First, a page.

American Colonial and Revolutionary War Era History. I get down-right giddy. Documentary, movie, book, lecture, …. I’m in! So it’s a natural that I’m a decades old member of Colonial Williamsburg Historical Society. I travel then whenever I can. Here’s a few photos….
The historical garden is always my first stop. They learned how to grow year round. The things they could do with manure…. think hot frames: glass covered, lined with brick. BUT under that brick, fresh manure breaking down, yielding extremely high temps of heat that kept those bricks warm which kept those plants warm. Gotta try it here myself sometime. On my To-Do-List: look for fresh manure.
Water well anyone? Yes sir, I’ll take one right here in our own back yard please and thank you.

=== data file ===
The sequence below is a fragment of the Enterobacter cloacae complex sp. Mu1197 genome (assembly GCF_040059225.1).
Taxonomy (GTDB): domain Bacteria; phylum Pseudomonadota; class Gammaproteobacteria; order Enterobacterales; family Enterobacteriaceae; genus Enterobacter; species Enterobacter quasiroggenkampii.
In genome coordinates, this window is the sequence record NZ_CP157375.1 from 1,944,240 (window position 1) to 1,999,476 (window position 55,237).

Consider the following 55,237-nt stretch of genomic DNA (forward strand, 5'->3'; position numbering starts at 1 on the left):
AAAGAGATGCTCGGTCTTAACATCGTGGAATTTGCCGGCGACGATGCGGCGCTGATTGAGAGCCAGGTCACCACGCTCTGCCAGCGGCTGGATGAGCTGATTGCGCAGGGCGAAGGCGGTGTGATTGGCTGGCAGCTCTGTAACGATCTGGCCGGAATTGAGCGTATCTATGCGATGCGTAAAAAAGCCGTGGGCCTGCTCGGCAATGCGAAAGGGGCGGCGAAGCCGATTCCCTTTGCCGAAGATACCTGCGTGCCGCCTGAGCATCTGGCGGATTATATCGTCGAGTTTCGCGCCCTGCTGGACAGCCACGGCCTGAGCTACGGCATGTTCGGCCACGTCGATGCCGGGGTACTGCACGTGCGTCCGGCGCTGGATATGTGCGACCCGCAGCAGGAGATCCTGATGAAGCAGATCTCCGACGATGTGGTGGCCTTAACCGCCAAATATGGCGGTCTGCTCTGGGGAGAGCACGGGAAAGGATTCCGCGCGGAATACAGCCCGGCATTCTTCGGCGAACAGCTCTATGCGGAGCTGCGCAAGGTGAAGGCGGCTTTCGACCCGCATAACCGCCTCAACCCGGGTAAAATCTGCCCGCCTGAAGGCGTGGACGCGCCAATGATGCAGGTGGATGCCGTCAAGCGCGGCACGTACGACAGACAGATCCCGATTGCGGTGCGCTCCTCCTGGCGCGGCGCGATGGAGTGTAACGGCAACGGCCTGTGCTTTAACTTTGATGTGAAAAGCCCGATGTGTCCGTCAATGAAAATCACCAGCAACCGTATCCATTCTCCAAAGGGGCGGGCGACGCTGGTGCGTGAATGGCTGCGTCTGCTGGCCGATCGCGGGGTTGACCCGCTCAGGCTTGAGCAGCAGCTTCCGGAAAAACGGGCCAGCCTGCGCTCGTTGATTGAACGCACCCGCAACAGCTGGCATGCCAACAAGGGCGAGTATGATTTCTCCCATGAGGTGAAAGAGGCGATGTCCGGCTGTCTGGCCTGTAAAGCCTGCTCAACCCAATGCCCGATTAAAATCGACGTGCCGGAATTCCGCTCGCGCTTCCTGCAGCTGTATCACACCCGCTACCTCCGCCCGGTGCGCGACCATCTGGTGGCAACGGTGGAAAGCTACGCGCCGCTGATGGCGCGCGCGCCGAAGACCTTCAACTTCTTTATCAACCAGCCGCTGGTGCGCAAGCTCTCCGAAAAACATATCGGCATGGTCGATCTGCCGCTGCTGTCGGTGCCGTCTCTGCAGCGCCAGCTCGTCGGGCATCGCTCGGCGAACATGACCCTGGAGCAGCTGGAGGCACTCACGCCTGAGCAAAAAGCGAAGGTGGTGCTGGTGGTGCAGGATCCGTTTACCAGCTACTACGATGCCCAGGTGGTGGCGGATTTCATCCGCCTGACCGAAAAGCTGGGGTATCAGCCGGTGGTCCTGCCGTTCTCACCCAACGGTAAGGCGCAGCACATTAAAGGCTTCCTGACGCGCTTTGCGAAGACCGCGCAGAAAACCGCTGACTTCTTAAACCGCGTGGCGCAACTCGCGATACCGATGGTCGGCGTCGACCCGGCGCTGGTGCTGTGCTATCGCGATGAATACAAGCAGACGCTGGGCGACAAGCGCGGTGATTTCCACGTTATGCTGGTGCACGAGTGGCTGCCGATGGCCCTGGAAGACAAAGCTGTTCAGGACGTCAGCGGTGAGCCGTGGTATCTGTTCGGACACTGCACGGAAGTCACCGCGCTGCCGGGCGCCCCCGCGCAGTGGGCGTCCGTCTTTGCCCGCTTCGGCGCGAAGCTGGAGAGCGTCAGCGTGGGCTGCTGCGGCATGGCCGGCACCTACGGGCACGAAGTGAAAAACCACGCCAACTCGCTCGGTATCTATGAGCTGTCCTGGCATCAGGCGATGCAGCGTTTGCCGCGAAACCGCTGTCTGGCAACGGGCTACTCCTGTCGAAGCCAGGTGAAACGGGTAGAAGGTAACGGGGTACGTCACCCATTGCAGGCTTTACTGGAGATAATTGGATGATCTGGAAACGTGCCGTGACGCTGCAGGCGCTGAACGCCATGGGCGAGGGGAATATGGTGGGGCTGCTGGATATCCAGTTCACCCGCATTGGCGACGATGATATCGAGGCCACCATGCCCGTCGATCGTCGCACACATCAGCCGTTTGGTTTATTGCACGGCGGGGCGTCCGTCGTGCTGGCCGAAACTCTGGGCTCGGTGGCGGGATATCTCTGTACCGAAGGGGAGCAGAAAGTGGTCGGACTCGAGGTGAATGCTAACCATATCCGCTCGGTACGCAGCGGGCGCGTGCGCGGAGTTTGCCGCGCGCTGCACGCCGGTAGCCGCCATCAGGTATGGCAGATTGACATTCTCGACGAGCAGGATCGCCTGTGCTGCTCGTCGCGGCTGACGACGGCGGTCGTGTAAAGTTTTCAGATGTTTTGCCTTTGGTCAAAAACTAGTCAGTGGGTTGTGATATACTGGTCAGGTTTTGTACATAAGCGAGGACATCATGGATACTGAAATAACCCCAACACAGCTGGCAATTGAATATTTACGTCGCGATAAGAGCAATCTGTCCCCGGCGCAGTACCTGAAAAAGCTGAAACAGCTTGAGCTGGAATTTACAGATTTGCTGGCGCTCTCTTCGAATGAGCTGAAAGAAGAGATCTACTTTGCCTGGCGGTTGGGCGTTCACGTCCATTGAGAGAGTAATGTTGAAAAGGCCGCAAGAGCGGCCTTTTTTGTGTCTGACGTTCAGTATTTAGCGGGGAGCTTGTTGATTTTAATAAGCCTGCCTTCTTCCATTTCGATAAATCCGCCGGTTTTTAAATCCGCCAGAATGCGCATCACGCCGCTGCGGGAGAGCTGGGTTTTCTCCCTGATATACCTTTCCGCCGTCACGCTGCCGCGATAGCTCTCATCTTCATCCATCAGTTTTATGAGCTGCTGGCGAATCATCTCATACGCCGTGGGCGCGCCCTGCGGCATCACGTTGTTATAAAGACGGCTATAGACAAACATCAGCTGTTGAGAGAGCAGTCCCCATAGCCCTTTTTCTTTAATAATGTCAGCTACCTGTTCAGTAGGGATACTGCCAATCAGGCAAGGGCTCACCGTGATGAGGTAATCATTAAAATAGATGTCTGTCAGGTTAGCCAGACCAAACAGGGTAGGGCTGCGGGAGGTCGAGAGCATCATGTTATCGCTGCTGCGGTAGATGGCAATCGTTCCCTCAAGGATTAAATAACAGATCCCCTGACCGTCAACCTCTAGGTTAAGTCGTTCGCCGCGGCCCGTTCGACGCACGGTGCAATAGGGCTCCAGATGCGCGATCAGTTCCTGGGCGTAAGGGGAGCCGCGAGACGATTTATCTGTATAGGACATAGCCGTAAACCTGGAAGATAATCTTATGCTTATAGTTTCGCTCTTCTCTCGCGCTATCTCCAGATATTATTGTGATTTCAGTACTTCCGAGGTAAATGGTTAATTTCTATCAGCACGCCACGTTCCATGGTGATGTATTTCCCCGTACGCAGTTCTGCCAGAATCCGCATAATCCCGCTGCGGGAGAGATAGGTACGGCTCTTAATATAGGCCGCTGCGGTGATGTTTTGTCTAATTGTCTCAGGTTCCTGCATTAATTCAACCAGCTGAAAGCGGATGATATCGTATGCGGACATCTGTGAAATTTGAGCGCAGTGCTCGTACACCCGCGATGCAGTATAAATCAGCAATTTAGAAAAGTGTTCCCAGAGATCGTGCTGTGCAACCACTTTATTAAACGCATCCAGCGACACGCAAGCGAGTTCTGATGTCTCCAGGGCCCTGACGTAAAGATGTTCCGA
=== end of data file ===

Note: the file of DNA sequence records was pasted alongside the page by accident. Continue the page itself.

Re-enactors plowing fields for a cash crop: tobacco.
Oh man, yeah, my second stop is ALWAYS the rare breeds areas. Here new spring lambs come right up to the fence and let me pet them, until Momma comes running to chase me to hell away, she is very effective. This breed? Leicester Longwools. That’s right, baby, and they are Maki’s’ a comeback. (See my blog Heritage Farms, Albuquerque Botanical Gardens.)
White picket fences in historic Williamsburg, just steps away from William and Mary’s College where my buddy Tommy Jefferson hung out.
Well, 1620 Jamestown couldn’t find gold, but JohnSmith did find Pocahontas, the horn dog, AND his motley crew discovered tobacco: far more valuable than gold. It’s an amazing crop. (See my posts about Louisiana Cotton and SUSANS Garden, yup, she grows tobbaci’ right here n our 7,600 feet above sea level elevation. She hails from the Reynolds Tobacco clan back in the Carolnas, so it’s kinda a natural. Right?)
Be Well, Do Good.